As stated above, the biggest advantage of the two-stroke oil pump system is the ability to not rely on premix (source). If your system requires premix, then you would need to travel with both a gas can and premix oil. When filling up, you would have to mix these to the correct ratio before filling up the bike.

One key issue with mixing is the need to ensure the right ratio, which can be extremely difficult if you already have gas in the tank. The entire ratio can be thrown off if there are additional gas and premix that will be included with what you are putting into your tank. 

Essentially, this would require that you get your gas tank to empty every time before filling up. This is impractical for any road bikes.

When using a two-stroke oil pump system, you do not have to worry about premixing at all, as the system will take care of it for you. This is a big-time advantage when it comes to convenience and ease of use. However, there are certainly some disadvantages associated with the two-stroke system. 

What are the Disadvantages of a Two-Stroke Oil Pump System?

Despite them being more intuitive overall, these systems do require significant upkeep in other areas. After the fuel tank is empty, the system needs to be primed. First-time bike owners may not know that this is required and, while it does not immediately cause engine failure, it typically results in the engine not receiving the correct amount when it comes to oil flow.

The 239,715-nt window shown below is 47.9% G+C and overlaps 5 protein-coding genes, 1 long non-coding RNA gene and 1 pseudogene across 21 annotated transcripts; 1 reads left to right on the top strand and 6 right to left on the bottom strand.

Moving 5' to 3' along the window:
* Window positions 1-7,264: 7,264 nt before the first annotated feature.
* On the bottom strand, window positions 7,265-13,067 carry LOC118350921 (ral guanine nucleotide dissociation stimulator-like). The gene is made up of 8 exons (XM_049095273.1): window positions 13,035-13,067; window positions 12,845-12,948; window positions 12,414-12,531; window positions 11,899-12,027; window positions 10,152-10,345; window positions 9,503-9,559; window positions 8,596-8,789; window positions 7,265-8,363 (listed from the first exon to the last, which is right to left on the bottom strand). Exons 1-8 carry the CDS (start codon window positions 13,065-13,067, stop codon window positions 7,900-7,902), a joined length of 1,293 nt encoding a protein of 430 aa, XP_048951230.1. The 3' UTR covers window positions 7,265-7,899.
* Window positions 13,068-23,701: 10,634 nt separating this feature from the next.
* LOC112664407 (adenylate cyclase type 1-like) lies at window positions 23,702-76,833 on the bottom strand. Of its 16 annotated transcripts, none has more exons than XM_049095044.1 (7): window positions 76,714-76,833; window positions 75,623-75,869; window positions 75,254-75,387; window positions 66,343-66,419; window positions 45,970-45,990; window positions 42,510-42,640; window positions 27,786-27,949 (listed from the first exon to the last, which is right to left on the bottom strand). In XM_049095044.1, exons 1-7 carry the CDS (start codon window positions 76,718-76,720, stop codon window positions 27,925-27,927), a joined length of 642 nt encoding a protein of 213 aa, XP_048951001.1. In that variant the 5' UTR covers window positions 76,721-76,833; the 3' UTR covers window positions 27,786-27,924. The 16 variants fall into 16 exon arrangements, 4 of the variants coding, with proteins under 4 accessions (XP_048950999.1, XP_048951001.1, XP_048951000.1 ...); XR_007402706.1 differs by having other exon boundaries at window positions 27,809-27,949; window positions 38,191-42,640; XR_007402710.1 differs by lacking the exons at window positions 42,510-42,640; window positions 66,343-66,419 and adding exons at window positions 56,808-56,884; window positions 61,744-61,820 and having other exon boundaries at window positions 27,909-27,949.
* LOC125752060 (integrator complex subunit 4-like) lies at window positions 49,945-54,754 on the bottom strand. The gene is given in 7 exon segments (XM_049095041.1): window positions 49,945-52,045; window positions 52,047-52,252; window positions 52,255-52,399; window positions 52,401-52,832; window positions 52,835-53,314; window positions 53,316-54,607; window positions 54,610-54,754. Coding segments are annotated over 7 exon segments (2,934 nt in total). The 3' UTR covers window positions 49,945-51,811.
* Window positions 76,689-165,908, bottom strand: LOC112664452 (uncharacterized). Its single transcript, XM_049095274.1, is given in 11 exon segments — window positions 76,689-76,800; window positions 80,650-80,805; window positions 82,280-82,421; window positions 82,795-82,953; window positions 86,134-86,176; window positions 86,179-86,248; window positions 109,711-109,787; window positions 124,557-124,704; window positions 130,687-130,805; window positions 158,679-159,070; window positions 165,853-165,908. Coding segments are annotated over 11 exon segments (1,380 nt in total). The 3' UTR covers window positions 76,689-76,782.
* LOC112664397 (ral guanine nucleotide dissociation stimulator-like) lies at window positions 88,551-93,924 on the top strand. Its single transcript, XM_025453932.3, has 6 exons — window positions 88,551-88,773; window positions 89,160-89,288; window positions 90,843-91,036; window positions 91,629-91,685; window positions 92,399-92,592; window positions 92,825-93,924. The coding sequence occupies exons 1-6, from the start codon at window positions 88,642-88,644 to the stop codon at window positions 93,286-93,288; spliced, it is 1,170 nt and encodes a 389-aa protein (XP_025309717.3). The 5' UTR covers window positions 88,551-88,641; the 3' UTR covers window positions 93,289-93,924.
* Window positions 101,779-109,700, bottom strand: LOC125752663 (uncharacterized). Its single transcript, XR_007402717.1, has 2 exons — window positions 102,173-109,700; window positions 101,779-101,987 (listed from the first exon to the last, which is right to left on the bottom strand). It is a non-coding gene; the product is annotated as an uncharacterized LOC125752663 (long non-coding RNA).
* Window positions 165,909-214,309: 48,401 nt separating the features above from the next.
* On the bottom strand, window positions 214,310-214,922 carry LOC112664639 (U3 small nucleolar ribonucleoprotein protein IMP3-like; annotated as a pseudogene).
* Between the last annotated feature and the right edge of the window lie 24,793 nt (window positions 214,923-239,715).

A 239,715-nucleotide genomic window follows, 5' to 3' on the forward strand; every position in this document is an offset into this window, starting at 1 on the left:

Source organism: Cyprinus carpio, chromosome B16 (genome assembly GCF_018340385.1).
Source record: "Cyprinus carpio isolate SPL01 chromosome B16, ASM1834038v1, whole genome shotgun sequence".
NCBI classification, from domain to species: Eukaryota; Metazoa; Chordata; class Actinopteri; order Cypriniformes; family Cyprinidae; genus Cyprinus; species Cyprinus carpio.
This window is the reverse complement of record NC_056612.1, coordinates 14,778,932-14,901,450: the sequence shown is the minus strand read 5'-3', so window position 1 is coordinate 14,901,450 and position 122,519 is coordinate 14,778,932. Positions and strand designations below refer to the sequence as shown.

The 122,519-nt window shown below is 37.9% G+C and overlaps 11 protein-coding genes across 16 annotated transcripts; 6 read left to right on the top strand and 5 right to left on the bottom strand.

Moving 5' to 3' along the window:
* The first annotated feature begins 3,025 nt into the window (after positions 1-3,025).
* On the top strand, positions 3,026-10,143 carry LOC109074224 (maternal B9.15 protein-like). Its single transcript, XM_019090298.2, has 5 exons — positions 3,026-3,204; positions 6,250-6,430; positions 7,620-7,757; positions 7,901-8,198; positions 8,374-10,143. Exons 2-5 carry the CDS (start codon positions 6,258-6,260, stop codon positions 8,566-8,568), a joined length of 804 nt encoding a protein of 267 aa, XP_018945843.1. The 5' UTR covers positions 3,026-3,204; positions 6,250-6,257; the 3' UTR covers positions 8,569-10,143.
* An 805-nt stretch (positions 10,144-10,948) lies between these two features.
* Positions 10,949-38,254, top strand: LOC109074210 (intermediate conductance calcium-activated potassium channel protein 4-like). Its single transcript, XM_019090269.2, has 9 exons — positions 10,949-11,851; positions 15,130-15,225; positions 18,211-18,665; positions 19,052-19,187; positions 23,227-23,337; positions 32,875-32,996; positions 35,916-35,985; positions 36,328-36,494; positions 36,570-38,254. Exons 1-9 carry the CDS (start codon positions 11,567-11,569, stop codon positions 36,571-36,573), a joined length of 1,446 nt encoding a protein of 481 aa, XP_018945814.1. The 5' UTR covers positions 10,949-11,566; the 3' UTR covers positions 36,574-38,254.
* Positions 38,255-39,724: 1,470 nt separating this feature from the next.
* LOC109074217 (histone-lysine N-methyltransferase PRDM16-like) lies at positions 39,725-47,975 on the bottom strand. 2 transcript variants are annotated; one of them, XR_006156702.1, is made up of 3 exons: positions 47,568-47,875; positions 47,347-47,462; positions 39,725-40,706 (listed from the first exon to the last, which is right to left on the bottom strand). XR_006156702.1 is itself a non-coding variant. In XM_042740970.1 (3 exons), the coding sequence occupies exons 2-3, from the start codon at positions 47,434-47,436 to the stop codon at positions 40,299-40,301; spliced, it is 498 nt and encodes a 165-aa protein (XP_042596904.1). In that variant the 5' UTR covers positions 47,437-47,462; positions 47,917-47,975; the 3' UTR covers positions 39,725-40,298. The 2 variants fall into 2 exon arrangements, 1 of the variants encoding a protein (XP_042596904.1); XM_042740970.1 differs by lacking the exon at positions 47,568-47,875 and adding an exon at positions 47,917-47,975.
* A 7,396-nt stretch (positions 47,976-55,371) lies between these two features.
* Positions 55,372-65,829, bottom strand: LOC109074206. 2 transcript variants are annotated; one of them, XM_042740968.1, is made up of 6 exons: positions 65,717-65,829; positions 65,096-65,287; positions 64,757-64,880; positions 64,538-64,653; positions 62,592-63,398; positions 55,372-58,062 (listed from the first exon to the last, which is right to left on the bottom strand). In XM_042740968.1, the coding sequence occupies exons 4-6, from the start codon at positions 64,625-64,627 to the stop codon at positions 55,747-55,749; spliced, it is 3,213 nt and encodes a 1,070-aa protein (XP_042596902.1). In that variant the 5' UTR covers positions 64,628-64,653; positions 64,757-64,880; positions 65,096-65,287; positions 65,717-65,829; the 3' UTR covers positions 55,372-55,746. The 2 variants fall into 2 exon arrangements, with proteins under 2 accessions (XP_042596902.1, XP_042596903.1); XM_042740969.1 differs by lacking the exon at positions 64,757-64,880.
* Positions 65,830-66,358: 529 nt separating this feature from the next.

Over time, this can result in some damage being done to the engine and the bike and can harm the bike’s overall functionality. If this were to eventually cause long-term damage to the engine, the cost of repair or replacement of the engine would be extremely costly.

In addition to this, these bikes also require winterization when they have oil injection systems. While this process can be done by professionals, it often comes at a price. It is important to be sure that this is done properly. However, otherwise, there can be detrimental effects on the bike.

While the winterization may be expensive, if it is not done correctly, there can be plugs that form in the lines due to old oil. This can cause other parts of the engine to gum up and sometimes result in oil starvation or even a blown engine.

As you can see, the disadvantages of this system can sometimes result in extremely costly repairs or even ruin a bike or other vehicle. Total engine failure is a nightmare to take care of and can lead to more issues down the road, depending on how the repairs are handled. There are definite benefits associated with these systems, but the disadvantages are hard to ignore.

So, are Two-Stroke Oil Pump Systems Worth It?

This one depends on the type of vehicle and engine that they will be used in as well as the type of rider or user of the vehicle that you are. If you are a newer owner of a bike and are just looking for something to go on road trips with or cruise the highway, it may be worth getting the two-stroke system for convenience and ease of use.

However, if you are a more serious and handy biker or someone who rides dirt bikes or in competition, you may prefer the traditional premix system. It boils down to how much knowledge you have about how the engines work and how willing you are to put in the work and maintenance needed to maintain the bikes’ pristine condition.

Either way that you elect to go, it will require upkeep to maintain your bike’s pristine condition when you are riding. Like any other vehicle, there will always be general maintenance that will be necessary to keep riding. The key is understanding the type of maintenance and upkeep you would feel comfortable handling yourself and how confident you are in your abilities.